What is the current position of Andromeda?

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MeteorWayne

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Yes we can look at it and measure it every night.<br /><br />The precise distance is not known, but it's about 2.2 million light years.<br />To be generous, +/- 200,000 light years.<br /><br />That means that traveling at 186,000 miles PER SECOND, the light takes 2.2 million years to get here.<br /><br />Take a few seconds and think about that.<br /><br />2.2 million years at the speed where it takes a second and a half for the light reflected off the moon to reach us.<br /><br />Even Pluto is only 4 1/4 hours away...Andromeda is 2.2 MILLION years away at 300,000 meters a second. <div class="Discussion_UserSignature"> <p><font color="#000080"><em><font color="#000000">But the Krell forgot one thing John. Monsters. Monsters from the Id.</font></em> </font></p><p><font color="#000080">I really, really, really, really miss the "first unread post" function</font><font color="#000080"> </font></p> </div>
 
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currency

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But when we look at Andromeda from a telescope today, we are actually looking at it as it was 2.2 million light years ago. So my question is, can we predict where the galaxy is right now?
 
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derekmcd

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In short, yes. By looking at the light and recognizing it is blueshifted meaning it is moving towards us. The current prediction is Andromeda colliding with the Milky Way in about 3 billion years. <div class="Discussion_UserSignature"> <div> </div><br /><div><span style="color:#0000ff" class="Apple-style-span">"If something's hard to do, then it's not worth doing." - Homer Simpson</span></div> </div>
 
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MeteorWayne

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We are looking at the light from 2.2 million years ago.<br /><br />Based on it's motion at that time, we have a very good idea where it is now, since things go in the same direction unless acted on by an outside force. (see Newton's Laws <img src="/images/icons/smile.gif" /> ) There are no such forces that we can detect between here and there. <div class="Discussion_UserSignature"> <p><font color="#000080"><em><font color="#000000">But the Krell forgot one thing John. Monsters. Monsters from the Id.</font></em> </font></p><p><font color="#000080">I really, really, really, really miss the "first unread post" function</font><font color="#000080"> </font></p> </div>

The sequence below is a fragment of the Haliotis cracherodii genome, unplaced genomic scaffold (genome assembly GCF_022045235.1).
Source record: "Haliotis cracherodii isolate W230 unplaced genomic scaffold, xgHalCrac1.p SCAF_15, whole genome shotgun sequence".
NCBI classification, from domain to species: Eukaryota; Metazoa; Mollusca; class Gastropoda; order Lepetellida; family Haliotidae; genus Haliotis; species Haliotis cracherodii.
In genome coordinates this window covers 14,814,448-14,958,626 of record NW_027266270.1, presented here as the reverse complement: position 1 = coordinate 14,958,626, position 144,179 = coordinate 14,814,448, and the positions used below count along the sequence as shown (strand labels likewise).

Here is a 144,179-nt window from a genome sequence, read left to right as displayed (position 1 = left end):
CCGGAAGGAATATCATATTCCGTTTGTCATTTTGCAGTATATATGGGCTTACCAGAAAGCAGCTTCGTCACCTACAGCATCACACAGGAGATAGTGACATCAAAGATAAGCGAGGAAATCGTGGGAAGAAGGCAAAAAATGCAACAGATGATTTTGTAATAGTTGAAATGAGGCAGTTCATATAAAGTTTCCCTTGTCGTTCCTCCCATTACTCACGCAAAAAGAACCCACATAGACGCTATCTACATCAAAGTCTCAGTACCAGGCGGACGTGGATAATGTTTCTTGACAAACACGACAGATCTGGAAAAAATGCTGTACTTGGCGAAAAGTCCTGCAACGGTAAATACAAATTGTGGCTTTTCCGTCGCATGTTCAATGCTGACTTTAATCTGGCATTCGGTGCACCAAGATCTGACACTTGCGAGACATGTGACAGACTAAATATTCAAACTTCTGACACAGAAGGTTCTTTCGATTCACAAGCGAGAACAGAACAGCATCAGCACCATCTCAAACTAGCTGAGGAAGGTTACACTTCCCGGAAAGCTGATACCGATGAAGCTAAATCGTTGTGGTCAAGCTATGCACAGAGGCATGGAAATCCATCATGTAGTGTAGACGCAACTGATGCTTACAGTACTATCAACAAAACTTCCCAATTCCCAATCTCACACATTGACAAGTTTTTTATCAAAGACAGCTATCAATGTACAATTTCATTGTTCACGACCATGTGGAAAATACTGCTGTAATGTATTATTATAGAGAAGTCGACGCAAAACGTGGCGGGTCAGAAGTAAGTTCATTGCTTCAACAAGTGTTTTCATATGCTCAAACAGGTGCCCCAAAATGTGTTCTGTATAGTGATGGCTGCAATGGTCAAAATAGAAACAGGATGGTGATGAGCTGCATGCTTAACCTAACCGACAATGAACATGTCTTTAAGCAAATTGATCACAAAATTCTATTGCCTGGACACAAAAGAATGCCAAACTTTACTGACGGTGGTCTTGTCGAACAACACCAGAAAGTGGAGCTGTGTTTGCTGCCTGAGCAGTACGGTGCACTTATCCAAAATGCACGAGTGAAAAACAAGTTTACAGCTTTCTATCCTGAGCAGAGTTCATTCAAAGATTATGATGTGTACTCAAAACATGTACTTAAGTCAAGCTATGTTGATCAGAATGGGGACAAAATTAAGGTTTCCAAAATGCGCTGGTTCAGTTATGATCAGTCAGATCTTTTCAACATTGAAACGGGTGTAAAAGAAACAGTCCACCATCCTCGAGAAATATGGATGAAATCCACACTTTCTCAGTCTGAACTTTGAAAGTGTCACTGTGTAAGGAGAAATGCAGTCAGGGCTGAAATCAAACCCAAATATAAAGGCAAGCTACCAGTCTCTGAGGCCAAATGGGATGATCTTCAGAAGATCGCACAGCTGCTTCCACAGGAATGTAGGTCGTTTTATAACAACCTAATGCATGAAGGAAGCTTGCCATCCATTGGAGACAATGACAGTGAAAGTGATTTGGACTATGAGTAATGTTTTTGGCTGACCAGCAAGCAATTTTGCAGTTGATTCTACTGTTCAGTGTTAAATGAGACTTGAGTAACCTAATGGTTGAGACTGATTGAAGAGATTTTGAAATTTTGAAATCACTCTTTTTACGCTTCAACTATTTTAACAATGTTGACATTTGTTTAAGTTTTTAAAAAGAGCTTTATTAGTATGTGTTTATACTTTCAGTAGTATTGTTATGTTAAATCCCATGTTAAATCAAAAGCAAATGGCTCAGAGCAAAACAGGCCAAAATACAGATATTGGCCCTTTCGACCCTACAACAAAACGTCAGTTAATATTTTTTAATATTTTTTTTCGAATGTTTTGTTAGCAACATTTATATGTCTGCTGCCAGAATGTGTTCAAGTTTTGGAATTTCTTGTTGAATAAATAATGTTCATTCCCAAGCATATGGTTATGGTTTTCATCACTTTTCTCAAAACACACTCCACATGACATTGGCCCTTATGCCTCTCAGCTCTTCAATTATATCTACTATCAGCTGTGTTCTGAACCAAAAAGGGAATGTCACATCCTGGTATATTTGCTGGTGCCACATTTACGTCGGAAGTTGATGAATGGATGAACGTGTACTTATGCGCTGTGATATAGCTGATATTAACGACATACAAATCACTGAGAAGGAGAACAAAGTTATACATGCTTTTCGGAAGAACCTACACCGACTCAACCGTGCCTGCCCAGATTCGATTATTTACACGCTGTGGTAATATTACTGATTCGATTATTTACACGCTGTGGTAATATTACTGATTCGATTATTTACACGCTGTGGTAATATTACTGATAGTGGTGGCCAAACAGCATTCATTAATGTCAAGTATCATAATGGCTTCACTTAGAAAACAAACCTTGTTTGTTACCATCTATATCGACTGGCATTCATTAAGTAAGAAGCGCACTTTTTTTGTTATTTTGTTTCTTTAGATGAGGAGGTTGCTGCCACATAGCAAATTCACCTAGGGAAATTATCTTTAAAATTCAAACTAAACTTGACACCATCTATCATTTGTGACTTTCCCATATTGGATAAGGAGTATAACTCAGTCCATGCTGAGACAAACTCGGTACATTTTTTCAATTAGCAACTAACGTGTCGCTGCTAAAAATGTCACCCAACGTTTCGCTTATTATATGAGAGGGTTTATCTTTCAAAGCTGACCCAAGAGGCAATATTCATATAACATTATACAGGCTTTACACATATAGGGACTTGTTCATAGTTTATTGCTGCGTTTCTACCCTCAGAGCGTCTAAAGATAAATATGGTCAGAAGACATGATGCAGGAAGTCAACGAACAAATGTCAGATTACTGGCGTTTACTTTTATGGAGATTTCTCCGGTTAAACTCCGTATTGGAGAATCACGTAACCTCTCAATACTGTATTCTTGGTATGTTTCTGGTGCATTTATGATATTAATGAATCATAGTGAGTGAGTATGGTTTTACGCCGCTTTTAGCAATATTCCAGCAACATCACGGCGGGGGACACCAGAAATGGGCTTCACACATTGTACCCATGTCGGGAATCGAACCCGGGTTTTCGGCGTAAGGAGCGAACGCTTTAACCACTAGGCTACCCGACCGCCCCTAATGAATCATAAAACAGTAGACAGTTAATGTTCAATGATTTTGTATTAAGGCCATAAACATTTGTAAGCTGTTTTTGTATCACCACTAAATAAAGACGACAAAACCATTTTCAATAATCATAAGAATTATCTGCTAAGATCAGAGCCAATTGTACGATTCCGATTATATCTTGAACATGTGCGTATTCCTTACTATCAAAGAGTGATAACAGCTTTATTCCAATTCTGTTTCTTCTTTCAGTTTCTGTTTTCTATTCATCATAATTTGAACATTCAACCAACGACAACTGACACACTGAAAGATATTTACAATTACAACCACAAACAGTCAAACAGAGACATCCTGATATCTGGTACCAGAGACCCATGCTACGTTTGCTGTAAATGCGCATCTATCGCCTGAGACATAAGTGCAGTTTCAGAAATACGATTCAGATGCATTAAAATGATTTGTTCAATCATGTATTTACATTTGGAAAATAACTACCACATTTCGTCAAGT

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nexium

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So that means it will average almost 0.001c. (0.0007c) Do we expect Andromeda to accelerate to a bit more than 0.001c just before the merger? Is there a reasonable probability that only the outer edges of the galaxies will merge rather than a direct hit? The merger will last about 200 million years with only small changes in direction and speed if the central hubs miss each other. My guess is that is likely. Neil
 
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heyscottie

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We're actually not sure that there will be a collision, because we have not yet accurately measured the lateral velocity of Andromeda. It is certainly getting closer to us, but it may miss us to one side. I am not aware of what proposals may exist to determine said lateral velocity and answer the collision question conclusively.
 
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MeteorWayne

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It's very hard to get accurate lateral velocity on something 2.2 million light years away <img src="/images/icons/smile.gif" /><br />.00000000000000000000000000000001 arc seconds per millenium and all that <img src="/images/icons/laugh.gif" /> <div class="Discussion_UserSignature"> <p><font color="#000080"><em><font color="#000000">But the Krell forgot one thing John. Monsters. Monsters from the Id.</font></em> </font></p><p><font color="#000080">I really, really, really, really miss the "first unread post" function</font><font color="#000080"> </font></p> </div>
 
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alkalin

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We do not have much of a clue for it’s precise location ‘now’, because we do not have precise knowledge of where it was in the past as we see it now.<br /><br />Andromeda according to brightness data and especially Cepheid variables suggest it is over 2 M LYs from us. Some tend to think there is enough intervening IG gas that could produce a very incorrect distance, so they place the distance at about 1 M LYs. This is the view I take. Because of the methods of brightness measurement related to distance, intergalactic gases will always tend to lengthen the distance to very distant objects if there is absorption. This also helps explain some of the current mysteries of dark energy. The problem is that IG gas is not directly measurable, so it is for the most part ignored. But it is implied by polarization of EM energy.<br /><br />The light is blue shifted from Andromeda so it is moving in our general direction. I seriously doubt it is on a collision course with us, but maybe someday we might determine this a bit better.<br />
 
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